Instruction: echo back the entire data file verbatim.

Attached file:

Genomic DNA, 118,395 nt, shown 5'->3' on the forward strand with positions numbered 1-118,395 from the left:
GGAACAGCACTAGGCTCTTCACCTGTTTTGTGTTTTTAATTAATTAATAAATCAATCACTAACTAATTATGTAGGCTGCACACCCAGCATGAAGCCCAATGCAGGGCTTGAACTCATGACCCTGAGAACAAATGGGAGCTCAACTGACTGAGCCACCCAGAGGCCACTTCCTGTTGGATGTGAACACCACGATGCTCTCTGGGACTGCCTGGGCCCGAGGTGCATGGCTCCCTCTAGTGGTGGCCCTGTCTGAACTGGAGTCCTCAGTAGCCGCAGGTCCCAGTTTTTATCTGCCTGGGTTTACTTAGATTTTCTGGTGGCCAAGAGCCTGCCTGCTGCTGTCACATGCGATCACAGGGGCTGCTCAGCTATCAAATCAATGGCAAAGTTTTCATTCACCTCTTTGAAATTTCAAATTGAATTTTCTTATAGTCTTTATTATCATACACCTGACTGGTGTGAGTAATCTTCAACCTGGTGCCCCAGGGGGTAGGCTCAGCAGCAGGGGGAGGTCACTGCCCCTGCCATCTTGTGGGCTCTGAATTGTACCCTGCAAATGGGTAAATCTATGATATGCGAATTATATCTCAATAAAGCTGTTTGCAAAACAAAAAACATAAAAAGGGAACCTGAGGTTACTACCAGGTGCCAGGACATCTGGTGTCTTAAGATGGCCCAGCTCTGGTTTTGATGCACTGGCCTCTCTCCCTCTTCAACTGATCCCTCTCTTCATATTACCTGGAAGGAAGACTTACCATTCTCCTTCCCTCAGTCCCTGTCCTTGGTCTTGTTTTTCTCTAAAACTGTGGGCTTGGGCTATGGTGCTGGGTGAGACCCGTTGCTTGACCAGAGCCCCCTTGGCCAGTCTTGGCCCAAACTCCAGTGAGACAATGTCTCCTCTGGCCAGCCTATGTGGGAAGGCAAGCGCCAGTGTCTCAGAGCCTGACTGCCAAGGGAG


Genomic DNA, 118,395 nt, shown 5'->3' on the forward strand with positions numbered 1-118,395 from the left:
GGAACAGCACTAGGCTCTTCACCTGTTTTGTGTTTTTAATTAATTAATAAATCAATCACTAACTAATTATGTAGGCTGCACACCCAGCATGAAGCCCAATGCAGGGCTTGAACTCATGACCCTGAGAACAAATGGGAGCTCAACTGACTGAGCCACCCAGAGGCCACTTCCTGTTGGATGTGAACACCACGATGCTCTCTGGGACTGCCTGGGCCCGAGGTGCATGGCTCCCTCTAGTGGTGGCCCTGTCTGAACTGGAGTCCTCAGTAGCCGCAGGTCCCAGTTTTTATCTGCCTGGGTTTACTTAGATTTTCTGGTGGCCAAGAGCCTGCCTGCTGCTGTCACATGCGATCACAGGGGCTGCTCAGCTATCAAATCAATGGCAAAGTTTTCATTCACCTCTTTGAAATTTCAAATTGAATTTTCTTATAGTCTTTATTATCATACACCTGACTGGTGTGAGTAATCTTCAACCTGGTGCCCCAGGGGGTAGGCTCAGCAGCAGGGGGAGGTCACTGCCCCTGCCATCTTGTGGGCTCTGAATTGTACCCTGCAAATGGGTAAATCTATGATATGCGAATTATATCTCAATAAAGCTGTTTGCAAAACAAAAAACATAAAAAGGGAACCTGAGGTTACTACCAGGTGCCAGGACATCTGGTGTCTTAAGATGGCCCAGCTCTGGTTTTGATGCACTGGCCTCTCTCCCTCTTCAACTGATCCCTCTCTTCATATTACCTGGAAGGAAGACTTACCATTCTCCTTCCCTCAGTCCCTGTCCTTGGTCTTGTTTTTCTCTAAAACTGTGGGCTTGGGCTATGGTGCTGGGTGAGACCCGTTGCTTGACCAGAGCCCCCTTGGCCAGTCTTGGCCCAAACTCCAGTGAGACAATGTCTCCTCTGGCCAGCCTATGTGGGAAGGCAAGCGCCAGTGTCTCAGAGCCTGACTGCCAAGGGAG